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|Revised Romanization||Min Yeong-hwan|
Min Yeong-hwan (1861–1905), was a minister of the Korean Empire and known as a conservative proponent for reform. He was born in Seoul into the powerful Min clan and committed suicide as an act of resistance against the Eulsa Treaty imposed by Japan on Korea. He was a nephew of Empress Myeongseong. He is remembered today for his efforts on behalf of Korean independence in the waning days of the Joseon dynasty and a statue to his memory now stands near the gates of Seoul's Changdeok Palace.
Min's father, Min Gyeomho (민겸호, 閔謙鎬) was a minister in the Ministry of Finance (Hojo). Min Yeong-hwan passed the Gwageo examination in 1878 and thereupon entered into government service as a junior librarian in the Royal Library (Gyujanggak).". Min continued to rise through the ranks of Joseon officialdom, holding a succession of posts including a position in the Office of Special Advisors (Hongmungwan 弘文館) and tutor to the Crown Prince. In July 1882 Seoul was shaken by the Soldier's Rebellion triggered by the disgruntled royal palace guards who had not received their wages for several months. During this revolt Min's father was killed. As a result, Min resigned his posts and went into mourning. In 1884, Min reentered public service and was appointed an official of the Board of Personnel (Ijo 吏曹) and successively held various government posts, such as Vice-mayor of Seoul (Hanseong Uyun 漢城右尹). In 1895, Min was appointed as the first ambassador to the United States. However, the murder of his aunt, the Empress Myeongseong, by Japanese troops in October 1895, prevented his taking up the post. In April 1896, Min was appointed special ambassador and sent to Russia to attend the coronation of Czar Nicholas II. After a six month journey Min returned to Korea in late October of the same year. In January 1897, Min was again sent to Europe as Korean envoy to the Diamond Jubilee of Queen Victoria. These journeys served to further convince Min of the necessity of modernization. Upon his return to Korea, Min was an active supporter of the Independence Club, and was interviewed by its newspaper The Independent (Dongnip Sinmun 獨立新聞) .
On November 17, 1905, Japan succeeded in foisting upon Korea the Eulsa Treaty making Korea a Japanese protectorship. It is said that upon hearing of the treaty three days after it had been concluded, Min "fainted several times and vomited blood." Min and many other officials pleaded with King Gojong to annul the treaty and execute the five Korean officials who had signed it, now widely referred to as the "Five Traitors of Eulsa" (Eulsa ojeok). But, his remonstrances silenced by Japanese force, Min decided to commit suicide as a final act of resistance and protest by a loyal official. On November 30, 1905 Min cut his own throat. After this death, in his pockets were found five identical messages on the back of his calling cards to the representatives of China, Great Britain, the United States, France, and Germany in which he pleaded with those powers to recognize the true situation within Korea. He also left a final message directed towards the people of Korea (see below), in which he promised to help his fellow countrymen "from the nether world" if they would strengthen their collective will and spirit and exercise their learning in an all out effort to "restore our [Korean] freedom and independence."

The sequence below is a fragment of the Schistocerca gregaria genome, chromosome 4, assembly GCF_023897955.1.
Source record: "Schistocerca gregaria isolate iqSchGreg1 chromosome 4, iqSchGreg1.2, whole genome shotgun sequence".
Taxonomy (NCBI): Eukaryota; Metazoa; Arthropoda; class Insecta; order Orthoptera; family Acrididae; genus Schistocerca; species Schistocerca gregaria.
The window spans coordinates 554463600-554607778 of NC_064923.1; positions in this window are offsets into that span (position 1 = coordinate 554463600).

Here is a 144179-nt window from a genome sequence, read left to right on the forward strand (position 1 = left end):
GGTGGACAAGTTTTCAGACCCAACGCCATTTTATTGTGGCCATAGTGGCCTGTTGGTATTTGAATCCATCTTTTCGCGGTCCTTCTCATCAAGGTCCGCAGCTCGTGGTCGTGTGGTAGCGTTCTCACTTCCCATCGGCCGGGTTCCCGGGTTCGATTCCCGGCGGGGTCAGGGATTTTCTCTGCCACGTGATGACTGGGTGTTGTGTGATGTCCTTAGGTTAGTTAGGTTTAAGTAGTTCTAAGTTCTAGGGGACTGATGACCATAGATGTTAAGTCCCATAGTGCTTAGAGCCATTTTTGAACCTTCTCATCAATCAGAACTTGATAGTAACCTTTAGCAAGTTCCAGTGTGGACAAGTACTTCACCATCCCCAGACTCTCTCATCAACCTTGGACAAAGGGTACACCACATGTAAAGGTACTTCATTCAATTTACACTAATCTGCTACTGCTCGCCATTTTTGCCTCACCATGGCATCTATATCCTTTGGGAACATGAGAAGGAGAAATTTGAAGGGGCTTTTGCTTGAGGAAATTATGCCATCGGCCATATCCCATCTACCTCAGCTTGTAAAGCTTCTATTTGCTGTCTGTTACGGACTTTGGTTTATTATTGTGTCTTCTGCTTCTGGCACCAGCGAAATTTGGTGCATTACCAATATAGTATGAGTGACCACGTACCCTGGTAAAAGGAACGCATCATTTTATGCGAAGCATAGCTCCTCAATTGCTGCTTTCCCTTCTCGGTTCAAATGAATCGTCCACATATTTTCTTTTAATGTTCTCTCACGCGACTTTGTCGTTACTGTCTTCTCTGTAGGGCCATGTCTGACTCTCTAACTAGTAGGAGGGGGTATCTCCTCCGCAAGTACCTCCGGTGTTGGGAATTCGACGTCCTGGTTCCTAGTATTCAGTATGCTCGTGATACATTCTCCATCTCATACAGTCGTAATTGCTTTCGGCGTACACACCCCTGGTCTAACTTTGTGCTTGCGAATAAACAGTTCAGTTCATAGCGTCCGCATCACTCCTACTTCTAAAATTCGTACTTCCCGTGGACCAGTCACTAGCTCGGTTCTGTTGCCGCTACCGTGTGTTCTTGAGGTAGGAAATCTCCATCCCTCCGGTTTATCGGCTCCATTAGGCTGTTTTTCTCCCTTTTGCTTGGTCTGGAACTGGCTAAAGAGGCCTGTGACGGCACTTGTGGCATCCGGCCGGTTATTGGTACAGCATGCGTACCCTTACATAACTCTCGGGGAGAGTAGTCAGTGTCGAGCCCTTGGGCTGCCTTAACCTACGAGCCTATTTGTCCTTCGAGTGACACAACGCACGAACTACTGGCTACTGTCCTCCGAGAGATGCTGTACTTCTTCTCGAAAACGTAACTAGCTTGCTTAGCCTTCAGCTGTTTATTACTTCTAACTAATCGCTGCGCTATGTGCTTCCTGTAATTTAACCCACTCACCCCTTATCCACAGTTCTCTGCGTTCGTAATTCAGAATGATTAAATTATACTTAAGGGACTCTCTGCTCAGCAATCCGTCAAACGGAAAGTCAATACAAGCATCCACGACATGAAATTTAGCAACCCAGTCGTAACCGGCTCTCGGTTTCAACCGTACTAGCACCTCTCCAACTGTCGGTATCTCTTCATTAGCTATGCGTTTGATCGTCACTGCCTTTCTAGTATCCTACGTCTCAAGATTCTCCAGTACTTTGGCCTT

Some officials, including Jo Byeongse, Hong Mansik, Yi Sangcheol, and even Min's rickshaw puller, committed suicide following Min's death. Others, perhaps inspired to action by Min's death, joined righteous armies (uibyeong). Min was posthumously conferred with the army's highest rank.
In 1962 Min was again posthumously awarded the Order of Merit for National Foundation.
One year after Min's death, it was widely reported that a bamboo plant appeared where his bloody clothes had been laid. Many people thought the bamboo grew nurtured by Min's blood so that the bamboo was called Hyeoljuk (血竹), or "Blood Bamboo". Amazingly, the number of its leaves was 45, Min's age at the time of his death.
Following its discovery people crowded to witness this bamboo, some taking pictures. The Japanese government thought it was either a natural phenomenon or pure fabrication and sent officials to Min's former home to investigate. Mysteriously, they discovered the bamboo had no roots and was proven not to be fabricated. The Blood Bamboo was preserved and is now housed at the Korea University Museum along with items of Min's clothing and other personal effects.
In East Asian tradition bamboo is a symbol of loyalty and uprightedness.
- Michael Finch (translator), Min Yǒnghwan, The Selected Writings of a Late Chosǒn Diplomat. (Berkeley, CA: Institute of East Asian Studies, 2008), 4.
- Michael Finch (translator), Min Yǒnghwan, The Selected Writings of a Late Chosǒn Diplomat, 24.
- Michael Finch, Min Yǒng-hwan, A Political Biography (Honolulu, HI: University of Hawaii Press, 2002), 175.